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Bioarchaeology of Frontiers and Borderlands$
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Cristina I. Tica and Debra L. Martin

Print publication date: 2019

Print ISBN-13: 9781683400844

Published to Florida Scholarship Online: May 2020

DOI: 10.5744/florida/9781683400844.001.0001

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PRINTED FROM FLORIDA SCHOLARSHIP ONLINE (www.florida.universitypressscholarship.com). (c) Copyright University Press of Florida, 2022. All Rights Reserved. An individual user may print out a PDF of a single chapter of a monograph in FLASO for personal use.date: 06 July 2022

A Mass Grave outside the Walls

A Mass Grave outside the Walls

The Commingled Assemblage from Ibida

(p.187) 8 A Mass Grave outside the Walls
Bioarchaeology of Frontiers and Borderlands

Andrei Soficaru

Claudia Radu

Cristina I. Tica

University Press of Florida

This chapter focuses on the Roman frontier province of Scythia Minor during the fourth–sixth centuries CE, in an attempt to get a glimpse of how life on the frontier might have worked. In the fourth century, Ibida, a major urban center in the northern part of Scythia Minor, was the largest settlement after the capital Tomis. A non-specific mortuary assemblage, known as feature M141, was identified in 2008 when scattered human remains were discovered during the archaeological investigation of the foundation of the walled enclosure’s tenth tower. The way these human remains were processed and treated in a mortuary context fundamentally differs from the other two burial assemblages found at the site. There is compelling evidence that the remains of these individuals were subjected to a violent, irreverent, and unceremonious treatment, instead of the prescribed funerary ceremony and interment common in Scythia Minor during the late Roman Empire.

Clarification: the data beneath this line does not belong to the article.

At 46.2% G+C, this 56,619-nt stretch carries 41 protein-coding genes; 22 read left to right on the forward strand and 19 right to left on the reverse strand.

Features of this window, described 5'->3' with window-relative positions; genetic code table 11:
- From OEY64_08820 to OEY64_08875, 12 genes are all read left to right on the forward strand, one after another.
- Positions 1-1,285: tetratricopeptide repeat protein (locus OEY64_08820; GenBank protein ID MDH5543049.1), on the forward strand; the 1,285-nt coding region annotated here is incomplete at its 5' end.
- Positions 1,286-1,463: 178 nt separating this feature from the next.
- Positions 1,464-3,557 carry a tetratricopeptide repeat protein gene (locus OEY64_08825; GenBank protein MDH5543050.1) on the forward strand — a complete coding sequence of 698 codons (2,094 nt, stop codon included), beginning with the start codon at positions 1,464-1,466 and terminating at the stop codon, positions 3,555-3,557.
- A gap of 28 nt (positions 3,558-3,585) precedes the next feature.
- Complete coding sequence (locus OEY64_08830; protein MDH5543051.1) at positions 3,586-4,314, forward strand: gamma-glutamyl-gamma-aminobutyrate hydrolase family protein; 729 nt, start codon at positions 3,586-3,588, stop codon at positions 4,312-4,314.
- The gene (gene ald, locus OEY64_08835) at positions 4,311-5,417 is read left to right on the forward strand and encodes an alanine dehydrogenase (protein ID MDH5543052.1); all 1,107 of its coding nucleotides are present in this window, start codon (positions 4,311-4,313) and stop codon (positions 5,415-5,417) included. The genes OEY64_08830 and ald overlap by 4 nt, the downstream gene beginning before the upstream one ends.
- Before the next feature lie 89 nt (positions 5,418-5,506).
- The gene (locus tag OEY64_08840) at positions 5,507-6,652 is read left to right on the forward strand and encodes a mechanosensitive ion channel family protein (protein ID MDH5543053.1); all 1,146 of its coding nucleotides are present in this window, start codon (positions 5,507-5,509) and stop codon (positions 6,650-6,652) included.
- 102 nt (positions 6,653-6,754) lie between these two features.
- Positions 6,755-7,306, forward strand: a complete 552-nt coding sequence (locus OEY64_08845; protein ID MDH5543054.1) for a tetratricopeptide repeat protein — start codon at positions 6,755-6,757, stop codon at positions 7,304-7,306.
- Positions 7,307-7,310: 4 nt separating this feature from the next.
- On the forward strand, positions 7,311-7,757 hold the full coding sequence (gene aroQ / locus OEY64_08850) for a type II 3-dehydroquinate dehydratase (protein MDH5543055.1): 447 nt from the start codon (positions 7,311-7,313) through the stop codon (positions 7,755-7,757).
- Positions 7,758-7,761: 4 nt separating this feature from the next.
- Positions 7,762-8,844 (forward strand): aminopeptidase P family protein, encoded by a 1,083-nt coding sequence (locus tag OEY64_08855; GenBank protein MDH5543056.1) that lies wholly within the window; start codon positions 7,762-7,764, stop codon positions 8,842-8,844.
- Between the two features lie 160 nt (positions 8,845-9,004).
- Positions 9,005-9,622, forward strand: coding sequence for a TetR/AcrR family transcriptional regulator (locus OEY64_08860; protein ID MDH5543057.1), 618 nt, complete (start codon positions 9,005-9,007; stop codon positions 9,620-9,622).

Keywords:   Scythia Minor, Ibida, Roman frontier, Mass grave, Commingled assemblage, M141

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